When seeking advice for long term disability benefits, most people have only a hazy understanding of the financial consequences of being unable to work due to mental or physical illness. Most people assume that their largest asset is their house, and focus their time, attention and financial resources on maintaining and paying for their home. In fact, a far greater asset is likely their ability to earn an income, often over a long period of time. The consequences of not being able to work can be financially devastating.
How Do You Obtain Long Term Disability Benefits?
Most people who have Long Term Disability benefits have them through their employer. Typically, the cost of these benefits is shared between the employee and the employer. It is important to note that the effect of having an employer contribution, while superficially attractive, also results in the benefit being taxable. If, on the other hand, the employee had made the full contribution, the benefit would be non-taxable.
It is important to explore with your employer or your union whether remuneration can be structured such that salaries are increased by the value of the employer contribution, while Long Term Disability contributions are made by the employee.
Do You Have Sufficient Long Term Disability Benefits?
The answer to this question will depend on a variety of factors, including age, savings, cost of benefits, number of dependents, etc. It is probable that the answer will change over time, as your personal circumstances change. Given the importance of the benefit, should you be unable to work, it is important to consult with an insurance expert.
What Happens To Your Long Term Disability Benefit If You Lose Your Job?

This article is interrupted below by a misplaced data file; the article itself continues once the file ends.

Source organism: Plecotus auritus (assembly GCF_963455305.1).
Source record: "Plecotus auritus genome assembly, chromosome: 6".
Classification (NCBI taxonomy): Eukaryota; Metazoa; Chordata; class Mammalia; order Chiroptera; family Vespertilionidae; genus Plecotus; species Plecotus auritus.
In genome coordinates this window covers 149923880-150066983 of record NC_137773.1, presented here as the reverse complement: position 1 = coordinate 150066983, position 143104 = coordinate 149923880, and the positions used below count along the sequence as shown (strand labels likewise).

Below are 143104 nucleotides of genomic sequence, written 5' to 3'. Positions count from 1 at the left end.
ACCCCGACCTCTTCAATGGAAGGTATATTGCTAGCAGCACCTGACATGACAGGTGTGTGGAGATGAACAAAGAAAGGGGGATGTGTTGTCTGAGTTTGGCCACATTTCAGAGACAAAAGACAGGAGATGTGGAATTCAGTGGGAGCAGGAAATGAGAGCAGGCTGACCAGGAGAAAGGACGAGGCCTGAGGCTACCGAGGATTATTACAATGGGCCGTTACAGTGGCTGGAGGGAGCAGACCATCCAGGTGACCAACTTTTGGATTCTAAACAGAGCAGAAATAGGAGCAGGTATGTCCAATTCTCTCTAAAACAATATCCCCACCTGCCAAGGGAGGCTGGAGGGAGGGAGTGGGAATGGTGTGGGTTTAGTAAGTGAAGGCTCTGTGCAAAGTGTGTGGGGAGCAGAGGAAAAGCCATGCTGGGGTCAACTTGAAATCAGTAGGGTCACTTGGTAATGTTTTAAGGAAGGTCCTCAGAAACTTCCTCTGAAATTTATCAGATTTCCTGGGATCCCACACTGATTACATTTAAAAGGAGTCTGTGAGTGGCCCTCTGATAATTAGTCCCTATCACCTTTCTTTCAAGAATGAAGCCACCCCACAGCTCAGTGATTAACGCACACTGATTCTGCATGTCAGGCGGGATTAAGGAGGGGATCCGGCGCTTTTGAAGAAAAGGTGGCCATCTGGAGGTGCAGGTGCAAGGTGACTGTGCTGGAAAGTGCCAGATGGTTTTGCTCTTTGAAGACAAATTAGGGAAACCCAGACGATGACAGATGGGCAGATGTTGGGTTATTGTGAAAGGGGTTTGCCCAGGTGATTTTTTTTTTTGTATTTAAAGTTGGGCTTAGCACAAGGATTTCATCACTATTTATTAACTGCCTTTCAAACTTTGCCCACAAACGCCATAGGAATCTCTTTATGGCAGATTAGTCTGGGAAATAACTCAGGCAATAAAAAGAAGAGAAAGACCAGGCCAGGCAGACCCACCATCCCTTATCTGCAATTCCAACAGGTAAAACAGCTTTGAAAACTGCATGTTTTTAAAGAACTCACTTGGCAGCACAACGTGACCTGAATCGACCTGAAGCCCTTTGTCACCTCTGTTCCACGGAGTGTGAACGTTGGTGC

It is extremely common for people to lose their Long Term Disability benefits shortly after they lose their jobs. Typically, termination letters contain provisions whereby Long Term Disability benefits cease after the statutory notice period found in the Employment Standards Act. This period is often a matter of weeks, rather than months. After this period, former employees are frequently left with no LTD benefits, while they look for other work. Even if they attempt to get their own Long Term Disability Insurance coverage, many insurers do not provide such coverage to people who are then unemployed. Many people are then left without LTD coverage, which can be financially devastating, should they become unable to work due to a physical or mental illness.
How Can You Protect Yourself, such that Long Term Disability Benefits Are Not Lost?
One method of ensuring LTD protection in the face of uncertain job security, is to have your own Long Term Disability benefits policy. Should you lose your job, your coverage continues. In addition, as you pay the premiums, the benefits are non-taxable, so lower benefits may still provide enough insurance protection.
Given the precarious nature of employment, people should explore obtaining their own disability benefits coverage.
Own Occupation Insurance – The Gold Standard
Most Long Term Insurance benefits policies provide for “own occupation” coverage for a period of two years. Should the employee be unable to perform the essential functions of their occupation, benefits should be provided.
However, after that initial period, the coverage definition in most Long Term Disability Insurance policies changes to “any occupation”, which will then usually apply until age 65. This means that even if the employee is unable to do their own occupation, say as a teacher, they may be able to work as a real estate agent. If this other occupation is something for which the employee is suitable by reason of their background, they may be obliged to do this work or risk having their benefits cut off.
It is possible to purchase “own occupation” Long Term Disability insurance at an increased cost. It does permit the employee to receive LTD benefits, should they be unable to perform the essential duties of their own occupation, usually until age 65.